‘La Marfée’, Yannick Noah. French former professional tennis player Yannick Noah is among the few sportspeople who have managed to forge a meaningful music career. La Marfée is a chance to celebrate his 30 years in the industry and is a joyful testament to his success. The album’s title is a reference to a school in Yaoundé; Noah relocated to the city to succeed his father as the chief of a village of 5,000 people on its outskirts. Songs such as the emotional “Back to Africa” suggest that the move has influenced his music, while single “La vie c’est maintenant” is a hit of pure optimism.

‘Con/Artist: The Life and Crimes of the World’s Greatest Art Forger’, Tony Tetro and Giampiero Ambrosi. First, a warning: after reading this book, you might find yourself inspecting the pictures hanging in museums and galleries a little more closely. Tony Tetro became fascinated by Old Master and Renaissance artists at high school and later, while working six-day weeks to support his young family, he would unwind in the evenings by recreating Rembrandts, Picassos and Renoirs. This mind-boggling and absorbing memoir charts the rise and fall of the American forger, who made headlines when some of his Monets were discovered in the collection of King Charles III. Expect art history, big money, sex and corruption.

The Interrogator / Emma Talbot

Life on canvas

Emma Talbot is an English artist whose work encompasses drawing, painting, animation and sculpture. Following its premiere at the Whitechapel Gallery this summer, her new exhibition, L’Age/L’Età, is on show at Collezione Maramotti in Reggio Emilia until 19 February 2023. Here she tells us about Europe’s longest market and her favourite Italian films.

Image: Bruno Cattani

Coffee, tea or something pressed to go with the headlines?
Always black coffee; an americano.

Do you have a favourite weekend market?
Walthamstow, where I live in London, is supposed to have the longest market in Europe. It has been a great place to get unusual materials for my work.

And bookshop?
I like books that spark ideas. I always find something interesting in London’s ICA Bookstore.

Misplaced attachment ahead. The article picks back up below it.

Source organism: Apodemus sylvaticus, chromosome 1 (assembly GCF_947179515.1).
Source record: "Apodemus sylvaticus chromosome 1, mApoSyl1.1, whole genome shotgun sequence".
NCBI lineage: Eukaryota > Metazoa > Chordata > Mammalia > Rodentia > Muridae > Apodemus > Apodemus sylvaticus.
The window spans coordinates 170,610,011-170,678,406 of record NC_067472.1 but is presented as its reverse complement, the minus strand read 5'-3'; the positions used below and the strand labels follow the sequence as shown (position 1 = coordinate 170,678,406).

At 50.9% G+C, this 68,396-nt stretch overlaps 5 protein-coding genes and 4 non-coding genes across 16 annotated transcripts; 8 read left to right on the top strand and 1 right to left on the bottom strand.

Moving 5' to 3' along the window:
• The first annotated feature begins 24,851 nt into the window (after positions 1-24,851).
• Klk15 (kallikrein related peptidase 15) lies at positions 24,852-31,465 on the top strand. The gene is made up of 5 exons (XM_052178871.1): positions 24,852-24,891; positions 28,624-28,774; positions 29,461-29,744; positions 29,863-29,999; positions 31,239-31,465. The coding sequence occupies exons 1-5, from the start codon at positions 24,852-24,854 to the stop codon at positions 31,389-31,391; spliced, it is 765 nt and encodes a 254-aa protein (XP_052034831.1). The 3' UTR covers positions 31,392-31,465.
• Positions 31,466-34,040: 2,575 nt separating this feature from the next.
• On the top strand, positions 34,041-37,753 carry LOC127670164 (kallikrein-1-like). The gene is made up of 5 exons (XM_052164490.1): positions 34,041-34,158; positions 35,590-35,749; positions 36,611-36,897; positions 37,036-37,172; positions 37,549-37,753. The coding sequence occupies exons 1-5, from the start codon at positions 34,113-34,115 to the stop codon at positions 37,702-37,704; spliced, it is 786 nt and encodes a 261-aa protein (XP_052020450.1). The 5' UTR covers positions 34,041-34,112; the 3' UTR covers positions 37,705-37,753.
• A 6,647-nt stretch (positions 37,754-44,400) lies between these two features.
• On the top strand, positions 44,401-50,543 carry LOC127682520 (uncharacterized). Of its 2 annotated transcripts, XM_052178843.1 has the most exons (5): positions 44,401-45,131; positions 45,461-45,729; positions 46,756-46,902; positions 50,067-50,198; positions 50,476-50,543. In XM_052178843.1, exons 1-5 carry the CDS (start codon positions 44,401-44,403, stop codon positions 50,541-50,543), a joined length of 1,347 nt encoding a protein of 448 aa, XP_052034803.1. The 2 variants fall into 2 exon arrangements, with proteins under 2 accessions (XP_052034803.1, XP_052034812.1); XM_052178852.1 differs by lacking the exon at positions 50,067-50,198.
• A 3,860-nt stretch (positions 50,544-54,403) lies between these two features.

Which radio station do you listen to?
At the moment I’m in Italy and I listen to RAI 3 all day. It’s a station that concentrates on culture and news, and it helps me to improve my Italian.

Do you enjoy podcasts?
Yes, I listen to them when I’m in the studio. I like A Brush With by Ben Luke, In Our Time, Intersections: The Art Basel Podcast and Sherds Podcast, which looks in detail at non-mainstream fiction.

What are you currently humming in the shower?
Simply Beautiful by Al Green.

Any movie recommendations?
Because I’ve been in Italy, I’ve watched loads of Italian films, such as The Automobile with Anna Magnani, L’avventura by Antonioni, De Sica’s Two Women and Matrimonio all'Italiana with Sophia Loren.

What about books?
I keep returning to Truth or Dare by Starhawk and In Catastrophic Times: Resisting the Coming Barbarism by Isabelle Stengers.

Fashion Update / Steven Meisel

Cover story

A new exhibition dedicated to the fashion photographer Steven Meisel opens in A Coruña, Spain, today (writes Natalie Theodosi). Steven Meisel 1993 A Year in Photographs looks at Meisel’s work during 1993, a period that he describes as a “phenomenal twelve-month burst of creativity”.

Image: Steven Meisel

During this time, Meisel shot 28 Vogue covers (in multiple territories) and 100 editorials, including the Anglo-Saxon story, one of his most-recognised works, which features British icons from Stella Tennant to Bella Freud. Many of those images now grace the walls of the Muelle de la Batería, a cultural venue inside A Coruña’s harbour, such as classic black-and-white portraits featuring supermodels such as Linda Evangelista (pictured) and Twiggy, fashion editor Isabella Blow and musician Barbra Streisand, among others.

The exhibition is organised by Marta Ortega, chair of Zara-owner Inditex, as part of her ongoing work to bring internationally known artists to the region and promote Galicia’s own cultural heritage. “It’s a privilege to bring this rare exhibition to A Coruña,” says Ortega, who has recently worked with Meisel on campaigns for Zara. “This will be an important addition to the rich tapestry of cultural life in Galicia.”

What Am I Bid? / Scott of the Antarctic

Get the message

A letter from British explorer Robert Falcon Scott, leader of the ill-fated 1910 Antarctic expedition, to his treasurer Edgar Speyer goes on auction at Bonhams on 22 November (writes Jack Simpson). Scott’s team reached the South Pole on 17 January 1912, beaten by five weeks by a Norwegian team, and died on their return journey.

Image: Alamy

Since then the expedition has become a symbol of heroic failure and self-sacrifice. The letter features an account of the death of Laurence Oates (pictured, standing on left, with Scott, standing in front of Union Jack flag on pole) including his famous quote as he left the team’s tent in a minus 40C blizzard: “I am just going outside and may be some time.” In it Scott stresses that “the spirit of pluck and the power to endure has not passed” and asks that Speyer ensure that their dependents are looked after.

The letter is dated 16 March 1912, the explorer and his team are estimated to have died about two weeks later. It was recovered by a rescue team sent to find Scott in November 1912 and is estimated to sell for up to £600,000 (€690,000).